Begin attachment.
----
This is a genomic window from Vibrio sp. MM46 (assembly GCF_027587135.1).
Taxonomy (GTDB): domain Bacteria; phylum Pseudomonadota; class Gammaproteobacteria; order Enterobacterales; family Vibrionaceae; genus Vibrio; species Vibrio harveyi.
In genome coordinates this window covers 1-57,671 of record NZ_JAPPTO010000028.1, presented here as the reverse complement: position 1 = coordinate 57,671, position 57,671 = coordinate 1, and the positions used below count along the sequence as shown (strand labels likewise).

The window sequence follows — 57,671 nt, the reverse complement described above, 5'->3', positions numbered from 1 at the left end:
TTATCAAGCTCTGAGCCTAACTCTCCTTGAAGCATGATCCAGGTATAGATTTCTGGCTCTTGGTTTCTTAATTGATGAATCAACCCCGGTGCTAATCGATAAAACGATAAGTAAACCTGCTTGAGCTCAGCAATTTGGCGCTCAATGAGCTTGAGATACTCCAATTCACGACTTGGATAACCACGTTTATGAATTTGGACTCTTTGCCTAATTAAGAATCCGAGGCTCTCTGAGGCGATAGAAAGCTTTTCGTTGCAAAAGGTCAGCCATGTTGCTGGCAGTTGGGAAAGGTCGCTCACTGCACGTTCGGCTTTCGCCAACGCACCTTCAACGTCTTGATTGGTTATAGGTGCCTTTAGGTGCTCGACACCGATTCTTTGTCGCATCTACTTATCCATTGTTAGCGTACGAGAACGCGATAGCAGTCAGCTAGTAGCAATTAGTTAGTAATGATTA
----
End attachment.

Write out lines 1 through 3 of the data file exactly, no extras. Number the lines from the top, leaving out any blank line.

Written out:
This is a genomic window from Vibrio sp. MM46 (assembly GCF_027587135.1).
Taxonomy (GTDB): domain Bacteria; phylum Pseudomonadota; class Gammaproteobacteria; order Enterobacterales; family Vibrionaceae; genus Vibrio; species Vibrio harveyi.
In genome coordinates this window covers 1-57,671 of record NZ_JAPPTO010000028.1, presented here as the reverse complement: position 1 = coordinate 57,671, position 57,671 = coordinate 1, and the positions used below count along the sequence as shown (strand labels likewise).